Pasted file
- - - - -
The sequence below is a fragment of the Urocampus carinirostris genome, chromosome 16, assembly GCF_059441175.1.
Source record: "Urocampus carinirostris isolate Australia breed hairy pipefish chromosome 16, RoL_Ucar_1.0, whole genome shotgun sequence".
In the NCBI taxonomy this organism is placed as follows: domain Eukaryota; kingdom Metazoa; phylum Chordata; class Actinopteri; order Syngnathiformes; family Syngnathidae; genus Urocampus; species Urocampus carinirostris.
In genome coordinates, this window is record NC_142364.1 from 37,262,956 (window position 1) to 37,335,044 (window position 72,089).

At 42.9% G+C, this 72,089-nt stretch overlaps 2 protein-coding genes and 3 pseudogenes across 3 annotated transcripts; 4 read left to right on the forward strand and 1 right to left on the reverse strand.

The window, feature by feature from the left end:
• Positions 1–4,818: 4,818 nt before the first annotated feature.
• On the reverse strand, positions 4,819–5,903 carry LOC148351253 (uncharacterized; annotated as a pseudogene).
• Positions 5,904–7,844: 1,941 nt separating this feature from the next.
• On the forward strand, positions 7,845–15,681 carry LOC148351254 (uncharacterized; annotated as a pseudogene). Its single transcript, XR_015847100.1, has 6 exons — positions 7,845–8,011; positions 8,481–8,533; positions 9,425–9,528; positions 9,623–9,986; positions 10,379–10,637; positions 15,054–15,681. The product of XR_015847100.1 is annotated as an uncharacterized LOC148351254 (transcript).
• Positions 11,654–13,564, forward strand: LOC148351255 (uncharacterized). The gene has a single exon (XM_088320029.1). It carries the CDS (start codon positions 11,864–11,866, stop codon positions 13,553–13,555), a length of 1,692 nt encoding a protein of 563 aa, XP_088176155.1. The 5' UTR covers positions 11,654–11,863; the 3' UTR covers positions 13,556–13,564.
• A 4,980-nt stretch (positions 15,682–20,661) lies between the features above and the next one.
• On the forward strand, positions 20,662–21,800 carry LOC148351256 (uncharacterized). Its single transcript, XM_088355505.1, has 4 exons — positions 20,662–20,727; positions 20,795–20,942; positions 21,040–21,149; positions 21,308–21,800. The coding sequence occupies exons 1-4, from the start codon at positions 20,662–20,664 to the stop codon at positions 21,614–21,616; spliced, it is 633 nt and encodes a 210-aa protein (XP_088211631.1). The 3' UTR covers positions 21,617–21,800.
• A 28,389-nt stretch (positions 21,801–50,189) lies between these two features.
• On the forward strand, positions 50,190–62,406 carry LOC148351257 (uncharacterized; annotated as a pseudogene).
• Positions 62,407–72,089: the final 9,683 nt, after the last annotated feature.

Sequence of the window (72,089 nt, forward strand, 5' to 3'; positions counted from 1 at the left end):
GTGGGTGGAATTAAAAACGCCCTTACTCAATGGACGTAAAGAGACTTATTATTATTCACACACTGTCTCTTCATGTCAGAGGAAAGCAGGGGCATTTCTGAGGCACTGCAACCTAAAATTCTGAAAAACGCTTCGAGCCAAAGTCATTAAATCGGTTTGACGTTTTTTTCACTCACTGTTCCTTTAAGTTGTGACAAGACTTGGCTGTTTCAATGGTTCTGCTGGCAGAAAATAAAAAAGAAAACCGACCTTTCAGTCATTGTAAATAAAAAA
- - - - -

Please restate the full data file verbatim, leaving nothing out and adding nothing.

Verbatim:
The sequence below is a fragment of the Urocampus carinirostris genome, chromosome 16, assembly GCF_059441175.1.
Source record: "Urocampus carinirostris isolate Australia breed hairy pipefish chromosome 16, RoL_Ucar_1.0, whole genome shotgun sequence".
In the NCBI taxonomy this organism is placed as follows: domain Eukaryota; kingdom Metazoa; phylum Chordata; class Actinopteri; order Syngnathiformes; family Syngnathidae; genus Urocampus; species Urocampus carinirostris.
In genome coordinates, this window is record NC_142364.1 from 37,262,956 (window position 1) to 37,335,044 (window position 72,089).

At 42.9% G+C, this 72,089-nt stretch overlaps 2 protein-coding genes and 3 pseudogenes across 3 annotated transcripts; 4 read left to right on the forward strand and 1 right to left on the reverse strand.

The window, feature by feature from the left end:
• Positions 1–4,818: 4,818 nt before the first annotated feature.
• On the reverse strand, positions 4,819–5,903 carry LOC148351253 (uncharacterized; annotated as a pseudogene).
• Positions 5,904–7,844: 1,941 nt separating this feature from the next.
• On the forward strand, positions 7,845–15,681 carry LOC148351254 (uncharacterized; annotated as a pseudogene). Its single transcript, XR_015847100.1, has 6 exons — positions 7,845–8,011; positions 8,481–8,533; positions 9,425–9,528; positions 9,623–9,986; positions 10,379–10,637; positions 15,054–15,681. The product of XR_015847100.1 is annotated as an uncharacterized LOC148351254 (transcript).
• Positions 11,654–13,564, forward strand: LOC148351255 (uncharacterized). The gene has a single exon (XM_088320029.1). It carries the CDS (start codon positions 11,864–11,866, stop codon positions 13,553–13,555), a length of 1,692 nt encoding a protein of 563 aa, XP_088176155.1. The 5' UTR covers positions 11,654–11,863; the 3' UTR covers positions 13,556–13,564.
• A 4,980-nt stretch (positions 15,682–20,661) lies between the features above and the next one.
• On the forward strand, positions 20,662–21,800 carry LOC148351256 (uncharacterized). Its single transcript, XM_088355505.1, has 4 exons — positions 20,662–20,727; positions 20,795–20,942; positions 21,040–21,149; positions 21,308–21,800. The coding sequence occupies exons 1-4, from the start codon at positions 20,662–20,664 to the stop codon at positions 21,614–21,616; spliced, it is 633 nt and encodes a 210-aa protein (XP_088211631.1). The 3' UTR covers positions 21,617–21,800.
• A 28,389-nt stretch (positions 21,801–50,189) lies between these two features.
• On the forward strand, positions 50,190–62,406 carry LOC148351257 (uncharacterized; annotated as a pseudogene).
• Positions 62,407–72,089: the final 9,683 nt, after the last annotated feature.

Sequence of the window (72,089 nt, forward strand, 5' to 3'; positions counted from 1 at the left end):
GTGGGTGGAATTAAAAACGCCCTTACTCAATGGACGTAAAGAGACTTATTATTATTCACACACTGTCTCTTCATGTCAGAGGAAAGCAGGGGCATTTCTGAGGCACTGCAACCTAAAATTCTGAAAAACGCTTCGAGCCAAAGTCATTAAATCGGTTTGACGTTTTTTTCACTCACTGTTCCTTTAAGTTGTGACAAGACTTGGCTGTTTCAATGGTTCTGCTGGCAGAAAATAAAAAAGAAAACCGACCTTTCAGTCATTGTAAATAAAAAA